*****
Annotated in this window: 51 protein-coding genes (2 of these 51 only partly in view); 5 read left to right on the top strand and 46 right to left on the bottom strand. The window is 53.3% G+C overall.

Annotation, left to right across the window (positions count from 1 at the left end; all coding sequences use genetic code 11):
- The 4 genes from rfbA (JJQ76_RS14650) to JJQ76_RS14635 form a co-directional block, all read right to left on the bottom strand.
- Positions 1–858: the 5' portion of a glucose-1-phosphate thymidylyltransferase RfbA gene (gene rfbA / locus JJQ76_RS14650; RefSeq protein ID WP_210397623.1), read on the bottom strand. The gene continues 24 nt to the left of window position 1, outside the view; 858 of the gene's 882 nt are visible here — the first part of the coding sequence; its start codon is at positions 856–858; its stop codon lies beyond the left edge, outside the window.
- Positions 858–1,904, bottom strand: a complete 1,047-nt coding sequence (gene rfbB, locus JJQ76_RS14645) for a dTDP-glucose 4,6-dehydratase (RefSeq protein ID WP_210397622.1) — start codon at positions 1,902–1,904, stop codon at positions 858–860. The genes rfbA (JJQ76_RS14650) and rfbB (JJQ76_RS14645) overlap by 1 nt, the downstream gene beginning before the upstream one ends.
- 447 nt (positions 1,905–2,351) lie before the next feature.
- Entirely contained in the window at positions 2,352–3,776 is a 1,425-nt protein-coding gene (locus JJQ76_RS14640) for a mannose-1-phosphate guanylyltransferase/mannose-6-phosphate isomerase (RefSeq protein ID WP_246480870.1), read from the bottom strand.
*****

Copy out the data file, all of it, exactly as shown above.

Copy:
Annotated in this window: 51 protein-coding genes (2 of these 51 only partly in view); 5 read left to right on the top strand and 46 right to left on the bottom strand. The window is 53.3% G+C overall.

Annotation, left to right across the window (positions count from 1 at the left end; all coding sequences use genetic code 11):
- The 4 genes from rfbA (JJQ76_RS14650) to JJQ76_RS14635 form a co-directional block, all read right to left on the bottom strand.
- Positions 1–858: the 5' portion of a glucose-1-phosphate thymidylyltransferase RfbA gene (gene rfbA / locus JJQ76_RS14650; RefSeq protein ID WP_210397623.1), read on the bottom strand. The gene continues 24 nt to the left of window position 1, outside the view; 858 of the gene's 882 nt are visible here — the first part of the coding sequence; its start codon is at positions 856–858; its stop codon lies beyond the left edge, outside the window.
- Positions 858–1,904, bottom strand: a complete 1,047-nt coding sequence (gene rfbB, locus JJQ76_RS14645) for a dTDP-glucose 4,6-dehydratase (RefSeq protein ID WP_210397622.1) — start codon at positions 1,902–1,904, stop codon at positions 858–860. The genes rfbA (JJQ76_RS14650) and rfbB (JJQ76_RS14645) overlap by 1 nt, the downstream gene beginning before the upstream one ends.
- 447 nt (positions 1,905–2,351) lie before the next feature.
- Entirely contained in the window at positions 2,352–3,776 is a 1,425-nt protein-coding gene (locus JJQ76_RS14640) for a mannose-1-phosphate guanylyltransferase/mannose-6-phosphate isomerase (RefSeq protein ID WP_246480870.1), read from the bottom strand.